Meanwhile, Turner had set down strong roots in Jamaica, where a love of the country and its people grew. A youth development program in Kingston called Jump Ball Basketball, started by Digger Phelps and passed along to Pepple (recommended by a Notre Dame student from Mercer Island who was helping out) and one of his Islander assistants, Omar Parker, wound up in Turner’s hands in the early 2000s.
After nearly two decades running Jump Ball, and making connections all over the island, Turner decided to take a run at heading the national team, which had gone dormant in recent years. He put together an extensive plan that included not only a blueprint for making the Olympics, but — just as important to Turner — a system to develop coaches that would help fulfill his vision of cultivating a youth pipeline. The idea is not just to foster international hoops success, but to provide college opportunities through basketball.
Now Turner’s focus is on fundraising to pay for his grand vision. That includes the expenses necessary for the national team to train and attend qualifying tournaments, and to build the infrastructure necessary for the youth programs in Jamaica. Information on contributing (and more in-depth on the program) can be found at jamaicabasketball.org.
Whatever salary Turner (whose “regular” job is at Kenmore Air) would have received he is pumping back into the program. His assistants — which include Parker, now the boys coach at Liberty High School in Renton — are working without compensation.
As Parker said, “Climbing a mountain is done for free. Obviously, my respect and close friendship with Rick had a huge impact on the decision for me to say, ‘Yeah, let’s go do this.’ But like everybody else, the allure of the Olympics is a component, too.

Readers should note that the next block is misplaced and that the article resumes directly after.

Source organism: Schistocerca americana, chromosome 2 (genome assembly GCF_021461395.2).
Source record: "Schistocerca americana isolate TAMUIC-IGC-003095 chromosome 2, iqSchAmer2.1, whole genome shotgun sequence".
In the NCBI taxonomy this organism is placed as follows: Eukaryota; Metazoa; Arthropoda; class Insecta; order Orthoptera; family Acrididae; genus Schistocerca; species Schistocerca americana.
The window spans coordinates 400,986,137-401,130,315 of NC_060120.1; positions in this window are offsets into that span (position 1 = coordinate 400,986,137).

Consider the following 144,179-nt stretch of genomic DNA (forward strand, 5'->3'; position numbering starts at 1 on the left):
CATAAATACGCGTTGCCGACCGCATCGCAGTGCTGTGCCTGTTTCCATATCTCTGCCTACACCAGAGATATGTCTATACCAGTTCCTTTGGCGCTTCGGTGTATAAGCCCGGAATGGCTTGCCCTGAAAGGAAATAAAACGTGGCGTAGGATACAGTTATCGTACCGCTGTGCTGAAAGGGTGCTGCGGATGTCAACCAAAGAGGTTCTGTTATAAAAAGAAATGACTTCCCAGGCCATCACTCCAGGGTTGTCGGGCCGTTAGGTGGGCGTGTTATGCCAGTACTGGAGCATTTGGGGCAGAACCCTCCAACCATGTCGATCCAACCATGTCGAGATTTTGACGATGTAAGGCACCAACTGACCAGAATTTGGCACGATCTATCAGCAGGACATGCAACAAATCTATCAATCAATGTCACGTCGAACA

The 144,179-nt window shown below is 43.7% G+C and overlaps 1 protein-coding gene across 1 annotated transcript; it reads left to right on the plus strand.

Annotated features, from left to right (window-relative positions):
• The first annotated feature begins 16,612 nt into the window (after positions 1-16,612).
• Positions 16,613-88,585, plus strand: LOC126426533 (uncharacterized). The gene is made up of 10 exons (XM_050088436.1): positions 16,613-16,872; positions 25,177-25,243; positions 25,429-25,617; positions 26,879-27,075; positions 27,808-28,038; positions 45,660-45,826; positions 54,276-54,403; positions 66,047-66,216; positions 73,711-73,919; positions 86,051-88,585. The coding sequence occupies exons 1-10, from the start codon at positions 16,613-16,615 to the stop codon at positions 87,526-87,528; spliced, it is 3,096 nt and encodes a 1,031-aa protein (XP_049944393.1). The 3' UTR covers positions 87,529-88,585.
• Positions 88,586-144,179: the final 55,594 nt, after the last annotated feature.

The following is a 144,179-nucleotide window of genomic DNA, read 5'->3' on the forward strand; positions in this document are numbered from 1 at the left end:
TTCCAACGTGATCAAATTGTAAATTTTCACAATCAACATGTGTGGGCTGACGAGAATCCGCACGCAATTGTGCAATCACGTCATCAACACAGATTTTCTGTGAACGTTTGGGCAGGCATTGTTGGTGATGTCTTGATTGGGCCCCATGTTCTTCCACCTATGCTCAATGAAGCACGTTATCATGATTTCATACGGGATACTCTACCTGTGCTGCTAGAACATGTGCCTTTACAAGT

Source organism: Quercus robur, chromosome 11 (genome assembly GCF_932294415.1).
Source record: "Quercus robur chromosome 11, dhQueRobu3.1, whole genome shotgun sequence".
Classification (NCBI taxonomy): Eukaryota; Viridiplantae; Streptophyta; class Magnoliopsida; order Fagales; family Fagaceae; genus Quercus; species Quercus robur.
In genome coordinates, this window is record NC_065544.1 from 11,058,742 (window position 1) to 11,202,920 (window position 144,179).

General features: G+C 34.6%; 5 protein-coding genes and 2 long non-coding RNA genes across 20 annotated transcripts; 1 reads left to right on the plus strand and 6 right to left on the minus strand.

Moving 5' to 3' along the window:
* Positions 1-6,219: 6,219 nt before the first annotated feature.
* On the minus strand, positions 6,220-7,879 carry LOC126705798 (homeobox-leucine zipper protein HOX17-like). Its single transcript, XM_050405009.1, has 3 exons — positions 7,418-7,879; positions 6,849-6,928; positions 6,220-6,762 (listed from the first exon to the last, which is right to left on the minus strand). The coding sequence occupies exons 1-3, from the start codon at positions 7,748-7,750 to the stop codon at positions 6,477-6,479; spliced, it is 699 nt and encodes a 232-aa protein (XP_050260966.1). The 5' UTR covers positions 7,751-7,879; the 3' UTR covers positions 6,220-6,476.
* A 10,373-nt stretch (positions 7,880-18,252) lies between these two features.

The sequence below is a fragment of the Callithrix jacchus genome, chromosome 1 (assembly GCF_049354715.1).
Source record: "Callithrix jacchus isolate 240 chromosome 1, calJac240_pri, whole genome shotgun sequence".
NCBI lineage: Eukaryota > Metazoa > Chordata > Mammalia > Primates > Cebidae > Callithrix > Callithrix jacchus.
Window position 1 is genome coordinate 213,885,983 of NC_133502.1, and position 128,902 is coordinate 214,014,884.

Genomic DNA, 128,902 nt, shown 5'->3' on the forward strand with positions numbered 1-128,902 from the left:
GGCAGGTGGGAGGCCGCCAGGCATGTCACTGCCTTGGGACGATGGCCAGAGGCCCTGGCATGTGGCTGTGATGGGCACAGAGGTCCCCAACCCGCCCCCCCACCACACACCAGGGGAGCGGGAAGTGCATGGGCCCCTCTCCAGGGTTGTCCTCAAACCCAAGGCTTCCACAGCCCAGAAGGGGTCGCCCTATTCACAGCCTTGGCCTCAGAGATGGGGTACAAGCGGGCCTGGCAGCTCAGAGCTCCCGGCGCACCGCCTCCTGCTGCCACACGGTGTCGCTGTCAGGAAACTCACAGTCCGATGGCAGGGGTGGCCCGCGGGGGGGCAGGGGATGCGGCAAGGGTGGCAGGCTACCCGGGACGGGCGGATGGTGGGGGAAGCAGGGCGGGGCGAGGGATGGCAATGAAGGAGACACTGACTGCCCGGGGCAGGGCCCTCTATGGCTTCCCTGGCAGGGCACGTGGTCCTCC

“And on a smaller scale, looking at how our basketball camp changed lives. Giving to those Jamaican people and hopefully giving them something to be proud of, which has never been done before, would be pretty amazing.”
Turner and Parker are excited by the basketball talent in Jamaica, which includes pros playing around the world as well as several college standouts in the U.S. They include Kofi Cockburn of Illinois, the Big Ten freshman of the year; Romaro Gill, a 7-foot-2 center from Seton Hall who was Big East defensive player of the year; and Nick Richards, an all-SEC at Kentucky under John Calipari.
A Caribbean qualifying tournament scheduled for August was canceled by COVID-19. If the pandemic eases, Turner hopes to put on an Olympic qualifier in Jamaica in the spring; the upside is that the host gets an automatic berth in the next qualifying round.
But that takes money, which is why Turner is “turning over every rock” to find people who want to invest in a team, and a dream. His goal is to find 10,000 people to donate $20.24 (a nod to the Olympic year). Based on a proposed budget of $80,000 per year, that would roughly fund the senior team from now until the Olympics — “and then we could go after all the other stuff.”
“When I first got the job, I wanted to have something that we could point toward and talk about,” Turner said. “Just a goal that is out there for us. Something that is meaningful and history making. No Jamaica basketball team has ever made the Olympics.
“So I truly believe we have the talent to do it. I’ve been around the country long enough to say that with confidence. And knowing the players that are involved. I know that it’s doable. I don’t want the money thing to hold us back. I don’t want that to be the reason why we don’t do it.”
Jamaica’s most famous hoopster, of course, is Patrick Ewing, who has an Olympic gold medal — for the U.S. Turner eventually wants to get Ewing involved, but he is leery of approaching him for financial help.
“I don’t want to be that guy to meet Patrick Ewing with my hand out,” he said. “I think when we do the things we want to do, and not just talk about them, then he’ll jump on board 100 percent, I’m confident of that. And I think a lot of other people will, too.”
That’s all part of Turner’s dream for the magical day when Jamaican hoopsters will be dribbling up and down the basketball court in Paris. For someone who has chosen to devote much of his life to that pursuit, it would be cool runnings, indeed.